Does Downtown Phoenix Need More Workforce Housing?
The New Neighbors project is a collaboration between KJZZ and the Arizona Center for Investigative Reporting that looks at how the Valley of the Sun has changed since the economic downturn a decade ago. Today, we’re in the middle of a real estate and rental market boom, our cities are centralizing — it’s all changing the face of our communities Valley-wide. This is Part II of the "New Neighbors" series.
An area covering less than two square miles in downtown Phoenix has been attracting major money. According to the Downtown Phoenix Partnership Inc., more than $5 billion in public and private dollars has poured into downtown since 2005, much of it going to new housing.
The New Neighbors
Daniel Drane, 29, could be the poster child for what city leaders envisioned a dozen years ago when they approved a strategic plan for downtown.
Less than a year ago, Drane and his husband moved into a high rise apartment building offering 360-degree rooftop views.
“This was one of the big selling points,” Drane said.
Like many residents, Drane and his husband work downtown. And they like to spend money here.
“We go to a lot of the restaurants and stuff here in the local area,” he said.
Over the past five years, more than 15 housing projects have been built downtown, many labeled luxury. Advertised rents for a one-bedroom at Drane’s complex run up to $2,400 a month. With so much cash flowing in, some worry it’s driving others out.
What About Workforce Housing?
During a Phoenix City Council meeting earlier this year, Vice Mayor Laura Pastor expressed concern about the future of downtown.
“We know eventually when it is built ... affordable housing or workforce housing won’t exist,” she said.
She raised the issue as the council prepared to vote on a $30 million tax break for a developer planning to build luxury apartments. The developer offered to set aside 5 percent of units for workforce housing. That means rents would be lower than market rate, but not involve government subsidies. Pastor wanted to see 15 percent.
Economic Development Director Chris Mackay explained how numbers are run with developers.
“That 5 percent is pretty close to what they can afford and still make that 6 or 7 percent rate of return," said Mackay.
Last year, her department buildings with 50 or more units within a 5-mile radius of downtown and found nearly 75 percent would be considered workforce with people paying “somewhere between $750 a month and $900 a month.”
But, the Downtown Phoenix Partnership has different numbers. The nonprofit community development group focuses on 7th Street to 7th Avenue, McDowell Road to Lincoln Street. In that area, the group says there are no workforce units in buildings with 50 or more units with monthly rents between $700 and $970.
“This is actually the hardest price point to hit in downtown because there are no subsidies/tax credits for that price range and land/cost of construction is too high," Dan Klocke, executive director, wrote in an email.
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As new projects are built, Mackay said older ones will probably get cheaper.
“And that’s where workforce housing typically comes from is the private sector market takes care of itself. New product comes in, the older product resets itself and people move freely about the market," Mackay said.
“Economists they really like this theory,” said ASU Associate Professor Deirdre Pfeiffer. ”It makes them feel good.”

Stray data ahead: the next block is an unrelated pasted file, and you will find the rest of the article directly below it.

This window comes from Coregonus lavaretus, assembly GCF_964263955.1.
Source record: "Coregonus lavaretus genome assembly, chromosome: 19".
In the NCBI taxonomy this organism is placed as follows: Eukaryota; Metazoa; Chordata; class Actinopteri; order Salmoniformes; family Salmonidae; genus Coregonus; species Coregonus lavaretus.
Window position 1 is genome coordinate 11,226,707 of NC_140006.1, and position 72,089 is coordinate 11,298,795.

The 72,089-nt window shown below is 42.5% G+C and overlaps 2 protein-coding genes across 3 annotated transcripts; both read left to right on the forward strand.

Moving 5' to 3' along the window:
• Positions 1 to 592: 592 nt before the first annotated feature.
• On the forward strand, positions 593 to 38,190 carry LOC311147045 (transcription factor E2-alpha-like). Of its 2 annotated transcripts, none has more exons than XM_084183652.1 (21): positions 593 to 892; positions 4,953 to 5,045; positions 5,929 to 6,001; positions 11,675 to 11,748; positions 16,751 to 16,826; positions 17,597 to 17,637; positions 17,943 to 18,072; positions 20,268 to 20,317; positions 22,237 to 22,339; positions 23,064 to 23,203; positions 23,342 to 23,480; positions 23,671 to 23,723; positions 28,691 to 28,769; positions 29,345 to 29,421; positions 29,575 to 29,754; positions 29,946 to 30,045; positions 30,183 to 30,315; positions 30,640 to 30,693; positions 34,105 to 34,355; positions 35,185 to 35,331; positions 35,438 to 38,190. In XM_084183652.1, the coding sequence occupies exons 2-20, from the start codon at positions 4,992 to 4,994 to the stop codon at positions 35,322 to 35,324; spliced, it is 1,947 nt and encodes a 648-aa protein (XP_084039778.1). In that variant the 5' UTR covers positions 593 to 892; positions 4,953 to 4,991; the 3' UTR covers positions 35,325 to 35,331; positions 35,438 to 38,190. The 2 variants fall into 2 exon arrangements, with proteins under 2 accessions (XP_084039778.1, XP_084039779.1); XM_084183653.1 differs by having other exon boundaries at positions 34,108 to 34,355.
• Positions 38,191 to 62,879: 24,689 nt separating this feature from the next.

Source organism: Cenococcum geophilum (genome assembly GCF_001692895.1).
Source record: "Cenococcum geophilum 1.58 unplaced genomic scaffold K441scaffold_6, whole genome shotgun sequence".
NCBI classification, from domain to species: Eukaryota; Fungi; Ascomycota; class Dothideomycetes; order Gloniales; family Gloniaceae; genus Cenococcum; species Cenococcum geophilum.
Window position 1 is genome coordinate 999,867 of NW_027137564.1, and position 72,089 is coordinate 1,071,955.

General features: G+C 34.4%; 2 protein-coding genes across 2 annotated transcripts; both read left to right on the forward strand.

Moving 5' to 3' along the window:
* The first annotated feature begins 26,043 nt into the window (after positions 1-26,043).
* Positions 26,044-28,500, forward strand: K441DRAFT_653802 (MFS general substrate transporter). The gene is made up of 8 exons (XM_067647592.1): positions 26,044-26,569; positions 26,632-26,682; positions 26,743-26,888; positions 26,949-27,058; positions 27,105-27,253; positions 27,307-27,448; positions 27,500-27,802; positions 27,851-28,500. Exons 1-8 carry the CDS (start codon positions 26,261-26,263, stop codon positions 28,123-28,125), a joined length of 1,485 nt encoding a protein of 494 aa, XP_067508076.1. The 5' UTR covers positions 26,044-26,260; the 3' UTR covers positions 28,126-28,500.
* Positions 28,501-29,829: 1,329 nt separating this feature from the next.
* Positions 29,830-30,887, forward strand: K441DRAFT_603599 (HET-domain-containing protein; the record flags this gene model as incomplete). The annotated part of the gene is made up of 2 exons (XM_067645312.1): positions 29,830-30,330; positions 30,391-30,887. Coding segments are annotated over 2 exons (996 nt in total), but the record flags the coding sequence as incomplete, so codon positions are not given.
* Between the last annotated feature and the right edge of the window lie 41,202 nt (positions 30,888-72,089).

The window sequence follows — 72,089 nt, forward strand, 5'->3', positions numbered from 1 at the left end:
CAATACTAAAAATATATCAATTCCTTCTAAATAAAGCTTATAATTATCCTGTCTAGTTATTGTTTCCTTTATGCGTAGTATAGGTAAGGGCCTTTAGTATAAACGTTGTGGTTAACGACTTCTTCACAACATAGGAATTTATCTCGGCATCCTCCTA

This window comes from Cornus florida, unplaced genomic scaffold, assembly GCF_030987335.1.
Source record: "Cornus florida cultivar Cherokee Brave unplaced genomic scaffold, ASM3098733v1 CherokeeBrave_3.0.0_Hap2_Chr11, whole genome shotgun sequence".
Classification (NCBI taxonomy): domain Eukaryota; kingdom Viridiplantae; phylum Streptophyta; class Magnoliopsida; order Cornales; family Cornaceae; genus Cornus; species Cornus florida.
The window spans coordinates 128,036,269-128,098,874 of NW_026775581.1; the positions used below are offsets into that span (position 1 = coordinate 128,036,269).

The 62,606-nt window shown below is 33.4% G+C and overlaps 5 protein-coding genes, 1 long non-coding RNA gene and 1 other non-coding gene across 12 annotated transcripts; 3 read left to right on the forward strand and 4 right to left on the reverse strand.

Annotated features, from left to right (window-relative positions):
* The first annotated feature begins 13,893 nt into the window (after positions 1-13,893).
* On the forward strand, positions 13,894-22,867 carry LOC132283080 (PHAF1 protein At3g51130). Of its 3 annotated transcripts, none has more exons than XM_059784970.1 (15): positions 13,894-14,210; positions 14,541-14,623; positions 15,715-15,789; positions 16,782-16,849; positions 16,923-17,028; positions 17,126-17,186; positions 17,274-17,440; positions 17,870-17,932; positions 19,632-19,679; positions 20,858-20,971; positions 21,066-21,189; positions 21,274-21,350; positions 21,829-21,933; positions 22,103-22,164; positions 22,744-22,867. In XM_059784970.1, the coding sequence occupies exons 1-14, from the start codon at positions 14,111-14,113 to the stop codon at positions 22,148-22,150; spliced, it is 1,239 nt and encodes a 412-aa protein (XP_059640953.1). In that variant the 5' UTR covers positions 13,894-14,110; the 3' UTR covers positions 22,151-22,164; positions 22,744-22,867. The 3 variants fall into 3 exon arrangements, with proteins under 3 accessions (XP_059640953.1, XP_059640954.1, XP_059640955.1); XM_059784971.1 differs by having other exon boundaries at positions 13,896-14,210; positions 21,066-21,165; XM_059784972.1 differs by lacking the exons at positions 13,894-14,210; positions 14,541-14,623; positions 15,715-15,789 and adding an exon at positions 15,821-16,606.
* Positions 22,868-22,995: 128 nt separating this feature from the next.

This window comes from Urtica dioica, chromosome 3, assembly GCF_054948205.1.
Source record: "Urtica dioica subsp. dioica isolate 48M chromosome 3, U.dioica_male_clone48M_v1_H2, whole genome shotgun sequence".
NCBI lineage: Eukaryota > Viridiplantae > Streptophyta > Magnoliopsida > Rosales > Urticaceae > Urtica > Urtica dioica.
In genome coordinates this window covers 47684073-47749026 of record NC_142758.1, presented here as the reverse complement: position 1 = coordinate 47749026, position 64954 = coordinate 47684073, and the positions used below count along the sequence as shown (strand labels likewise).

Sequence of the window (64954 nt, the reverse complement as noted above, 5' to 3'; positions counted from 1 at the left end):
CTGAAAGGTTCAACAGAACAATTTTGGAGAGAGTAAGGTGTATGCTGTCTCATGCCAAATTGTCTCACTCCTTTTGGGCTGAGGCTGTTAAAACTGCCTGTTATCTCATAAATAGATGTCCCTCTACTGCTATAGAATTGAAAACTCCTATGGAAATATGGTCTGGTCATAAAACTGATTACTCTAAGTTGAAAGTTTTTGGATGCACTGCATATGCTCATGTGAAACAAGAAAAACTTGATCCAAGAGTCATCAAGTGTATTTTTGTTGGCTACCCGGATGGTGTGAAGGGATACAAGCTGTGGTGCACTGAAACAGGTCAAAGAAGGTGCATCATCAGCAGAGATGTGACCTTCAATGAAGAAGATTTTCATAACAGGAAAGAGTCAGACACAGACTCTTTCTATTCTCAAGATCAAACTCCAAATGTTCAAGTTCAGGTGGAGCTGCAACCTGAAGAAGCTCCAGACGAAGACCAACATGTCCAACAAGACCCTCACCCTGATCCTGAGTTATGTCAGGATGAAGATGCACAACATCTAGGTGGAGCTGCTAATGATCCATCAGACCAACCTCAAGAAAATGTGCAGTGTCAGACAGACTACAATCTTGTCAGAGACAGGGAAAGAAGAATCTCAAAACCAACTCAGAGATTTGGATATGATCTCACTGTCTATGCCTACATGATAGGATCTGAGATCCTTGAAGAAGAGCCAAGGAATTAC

It’s called “filtering” and Pfeiffer doesn’t totally buy it.
Sometimes it can work, she said, if there’s a strong supply and rents hold stable, but, “if this new luxury development comes in and it’s leased up within a month or whatever like really fast and it’s full the other landlords around there are going to be like ‘Whoa, wow, huh. I can charge a lot more for my property.’”
Pfeiffer acknowledges many cities like Phoenix may never require developers to provide workforce housing. That’s why she encourages voluntary programs and thinks cities should concentrate on preserving downtown housing for lower-income workers.
The payoff, she said, will be felt citywide.
“If we want to be a tourism center we want to have diverse, interesting neighborhoods that people want to visit, that have funky things happening in them, and that have, you know, history to them," said Pfeiffer.
The Phoenix Economic Development Department currently has one active contract that involves 13 workforce housing units. Two others in the pipeline could add 40 more.
At that council meeting where Vice Mayor Pastor brought up the issue, she joined the majority of her colleagues and gave the developer property tax breaks, but added, “I plan on in the future to look at workforce housing. To get that benchmark that we need to get to.”
The Downtown Phoenix Partnership says nearly 5,000 units are under construction or being planned. Because city leaders want to see more high rises and there are no tax credits for units the fall into the workforce category, it will be challenging to ensure lower — income workers can live downtown with their higher-income neighbors like Daniel Drane.
“That last thing we want is force anybody out of downtown,” he said. “What we want to be doing is bringing everyone here to make sure we have a lot of different cultures, a lot of different viewpoints, a lot of different kind of opinions and keeping that uniqueness that downtown really does have.”
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That changing skyline in downtown Phoenix is also having an impact on business owners in the area. Take Jobot Coffee for example. Owner John Sagasta told us flexibility is his secret to staying open and profitable these days, especially after his company’s recent move from their longtime base in a retrofitted historic house near Roosevelt Row to a much more modern retail space just down the road.